How Some Types Of Elbow Tendon Tears Can Be Healed With Less Invasive Alternatives To Surgery
Only a small percentage of Tennis Elbow and Golfer’s Elbow cases involve tendon tears – Unfortunately, when they happen – tears are the most severe form of these injuries.
Tears do come in a range of severity, from mild to severe, of course – and even different “types” of tears making it difficult for sufferers to get a clear picture of what they’re really up against.
Naturally, you’d probably prefer to avoid surgery if possible – especially if it requires going under general anesthesia! (Being “put to sleep.”)
And, the good news is, you should be able to heal and recover from certain mild-to-moderate tears without resorting to full, “open” surgery.
Past a certain size, of course, the prognosis (predicted medical outcome) of a non-surgical recovery does become doubtful.
Where exactly is that line, though? Yes, you “should” be able heal and recover from a small / ‘mild’ tear without surgery!…
But what about a moderate tear? (How deep/thick, wide or long before it’s too big?)
What if you have a ‘Longitudinal Tear’ vs. a ‘Partial Thickness’ OR a ‘Full Thickness Tear?’…
And what the heck do these medical jargon terms seen on MRIs even mean!?
Well, we’re going to decipher these terms, delve into what the prognosis for recovery is for different types and degrees of tears – As in,
“Can I heal this tear without surgery?”
We’re going to explore several minimally-invasive alternatives to surgery, and when you might need them, including Protherapy, Platelet-Rich Plasma Injections and Stem Cell Therapy.
As well as some “lessor” surgical procedures that can be performed rapidly under local anesthesia, like Tenex® and TenJet® (which may be necessary for larger tears.)
This article will help you better understand and navigate this complicated issue – even if you already have “all” the data, including an MRI and the consult of an Orthopedic Surgeon.
Outline / Table Of Contents
(Click any of the question links below to skip down to that section.)
First, let’s get into how tearing and other tendon damage is diagnosed in the first place
How do you know if you have significant tendon damage like a tear? How are these injuries diagnosed?
(Keeping in mind we’re talking about the tendons involved with Tennis and Golfer’s Elbow injuries, although much of what we’re covering will apply to other tendons.)
First of all, if you don’t have any objective reason to think you have a tear, don’t jump to conclusions! Why not?
Because, fortunately, the vast majority of these injuries never progress to the point of a tear – especially a moderate to severe tear – and this is even more true for Golfer’s Elbow, which is 5 times rarer to begin with.
Only 3-5% of Tennis Elbow sufferers end up having surgery, (usually because of significant tendon tears.)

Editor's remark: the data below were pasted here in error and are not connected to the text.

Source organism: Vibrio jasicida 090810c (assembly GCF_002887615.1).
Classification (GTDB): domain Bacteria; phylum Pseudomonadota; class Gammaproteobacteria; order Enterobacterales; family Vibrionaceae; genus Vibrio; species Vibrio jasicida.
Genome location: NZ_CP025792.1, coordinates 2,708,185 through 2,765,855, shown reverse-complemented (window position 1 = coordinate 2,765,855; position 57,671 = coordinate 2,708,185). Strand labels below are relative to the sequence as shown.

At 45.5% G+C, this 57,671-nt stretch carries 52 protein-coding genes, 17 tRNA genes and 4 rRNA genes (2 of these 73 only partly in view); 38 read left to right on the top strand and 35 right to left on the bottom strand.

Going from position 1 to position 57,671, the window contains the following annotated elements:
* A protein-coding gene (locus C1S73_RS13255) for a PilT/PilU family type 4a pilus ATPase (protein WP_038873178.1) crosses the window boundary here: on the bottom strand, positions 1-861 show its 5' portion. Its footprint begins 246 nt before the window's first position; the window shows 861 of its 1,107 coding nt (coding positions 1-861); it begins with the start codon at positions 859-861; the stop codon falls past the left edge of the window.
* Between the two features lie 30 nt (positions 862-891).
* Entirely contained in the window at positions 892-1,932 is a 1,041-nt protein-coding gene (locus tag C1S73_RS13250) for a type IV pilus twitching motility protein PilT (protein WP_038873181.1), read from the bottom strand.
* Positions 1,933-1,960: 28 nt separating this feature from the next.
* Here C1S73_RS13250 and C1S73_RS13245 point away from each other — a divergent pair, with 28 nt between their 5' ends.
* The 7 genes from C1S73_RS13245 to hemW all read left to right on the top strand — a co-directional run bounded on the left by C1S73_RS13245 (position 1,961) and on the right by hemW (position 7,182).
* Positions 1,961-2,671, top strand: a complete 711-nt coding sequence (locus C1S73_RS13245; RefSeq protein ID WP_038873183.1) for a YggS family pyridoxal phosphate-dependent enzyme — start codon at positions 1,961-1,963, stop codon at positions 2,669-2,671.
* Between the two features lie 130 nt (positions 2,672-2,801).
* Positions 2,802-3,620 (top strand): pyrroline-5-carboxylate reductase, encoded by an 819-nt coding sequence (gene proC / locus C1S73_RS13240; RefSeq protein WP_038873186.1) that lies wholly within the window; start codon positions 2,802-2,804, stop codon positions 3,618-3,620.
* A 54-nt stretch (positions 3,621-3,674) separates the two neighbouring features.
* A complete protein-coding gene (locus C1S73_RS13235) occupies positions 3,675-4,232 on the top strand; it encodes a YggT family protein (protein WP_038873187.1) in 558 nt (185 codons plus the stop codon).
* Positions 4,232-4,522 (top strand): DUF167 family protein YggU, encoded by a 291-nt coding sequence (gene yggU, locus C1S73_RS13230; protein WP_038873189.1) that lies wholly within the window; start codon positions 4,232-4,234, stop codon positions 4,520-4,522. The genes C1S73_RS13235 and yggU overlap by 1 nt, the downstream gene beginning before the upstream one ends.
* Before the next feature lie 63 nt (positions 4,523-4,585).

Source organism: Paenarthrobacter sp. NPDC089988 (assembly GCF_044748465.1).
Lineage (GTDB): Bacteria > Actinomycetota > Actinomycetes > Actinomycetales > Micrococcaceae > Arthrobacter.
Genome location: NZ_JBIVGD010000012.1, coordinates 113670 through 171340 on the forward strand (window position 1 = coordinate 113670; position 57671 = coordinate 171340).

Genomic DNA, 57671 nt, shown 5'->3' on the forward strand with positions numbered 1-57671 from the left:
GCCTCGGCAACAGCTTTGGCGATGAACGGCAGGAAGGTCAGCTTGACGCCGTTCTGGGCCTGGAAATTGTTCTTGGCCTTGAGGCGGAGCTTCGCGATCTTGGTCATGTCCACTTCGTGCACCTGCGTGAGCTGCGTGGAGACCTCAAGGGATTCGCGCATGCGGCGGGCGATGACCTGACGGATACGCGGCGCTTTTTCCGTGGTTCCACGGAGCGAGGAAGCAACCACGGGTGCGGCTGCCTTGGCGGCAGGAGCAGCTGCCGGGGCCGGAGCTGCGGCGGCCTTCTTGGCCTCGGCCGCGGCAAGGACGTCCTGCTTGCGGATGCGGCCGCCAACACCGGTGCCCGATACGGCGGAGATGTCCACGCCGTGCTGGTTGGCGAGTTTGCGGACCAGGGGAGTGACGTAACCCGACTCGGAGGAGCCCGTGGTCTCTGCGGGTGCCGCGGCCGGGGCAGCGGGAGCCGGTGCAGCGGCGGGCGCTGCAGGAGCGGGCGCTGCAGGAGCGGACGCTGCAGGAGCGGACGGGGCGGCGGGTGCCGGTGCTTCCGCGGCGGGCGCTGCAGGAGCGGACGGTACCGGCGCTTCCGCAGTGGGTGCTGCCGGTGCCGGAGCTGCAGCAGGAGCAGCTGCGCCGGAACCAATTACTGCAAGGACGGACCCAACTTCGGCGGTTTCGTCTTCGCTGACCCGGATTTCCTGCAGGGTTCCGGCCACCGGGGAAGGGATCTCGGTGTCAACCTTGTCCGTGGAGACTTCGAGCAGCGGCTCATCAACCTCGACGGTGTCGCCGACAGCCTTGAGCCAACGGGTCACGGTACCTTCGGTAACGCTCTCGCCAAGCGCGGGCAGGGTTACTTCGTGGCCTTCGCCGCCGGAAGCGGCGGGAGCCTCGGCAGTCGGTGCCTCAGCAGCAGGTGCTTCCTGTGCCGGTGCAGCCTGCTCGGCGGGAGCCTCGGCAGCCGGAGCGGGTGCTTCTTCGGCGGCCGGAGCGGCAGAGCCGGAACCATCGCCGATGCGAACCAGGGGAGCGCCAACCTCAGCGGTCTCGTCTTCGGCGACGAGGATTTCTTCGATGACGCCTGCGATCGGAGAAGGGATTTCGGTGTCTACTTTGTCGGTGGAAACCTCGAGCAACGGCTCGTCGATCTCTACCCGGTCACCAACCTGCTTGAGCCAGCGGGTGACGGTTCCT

Fact or Myth? You can tell you have a tear by how severe your symptoms are or how long you’ve had them.
MYTH – People do tend to assume this is true, but the ONLY way to know if you have a tear is to have a scan like an MRI.
(It may be counter intuitive but severe symptoms do not automatically mean you have a tear – or any significant damage at all. And, conversely, not all tears cause debilitating pain!)
If you’ve already had a scan you can skip this section but if you’re worried you may have a tear and you’re wondering what your next step should be, keep reading.
There are two types of scans you can get to “look” at the state of your tendon(s)
- An MRI (Magnetic Resonance Imaging) or
- A Sonogram (also known as a ‘Diagnostic Ultrasound.’)
Xrays are of no use in this case since they can’t detect changes in tendons and other ‘Soft Tissues.’
However, if there are reasons to suspect a fracture or other bony injury, like Arthrosis, then an Xray would make sense.
And, although it may seem like forever to you, if you’ve only been suffering from Golfer’s or Tennis Elbow for 6 months or less – you’re probably not going to get an MRI – for good reason.
The MRI is the “gold standard” providing the clearest image but it’s usually unnecessary early on (up to at least 6 months – if not longer.)
An MRI only becomes truly essential once most conservative treatment options have failed. (AND probably only if you’re ready to consider surgery or one of the alternative medical measures.)
I’ve already covered this question separately, so if you feel you’re reaching this point, check out my article on When Is It Time To Get An MRI?
(Which also goes into more detail about the other abnormalities that are most often seen on MRIs – besides tears – and what they mean.)
However, if you’ve been suffering from your TE or GE injury for several months or longer, and you feel you need an objective measure of your injury, there IS another option…
The Sonogram is an excellent alternative to the MRI. It doesn’t produce as clear and precise an image but it’s cheap, convenient and can be done in real time.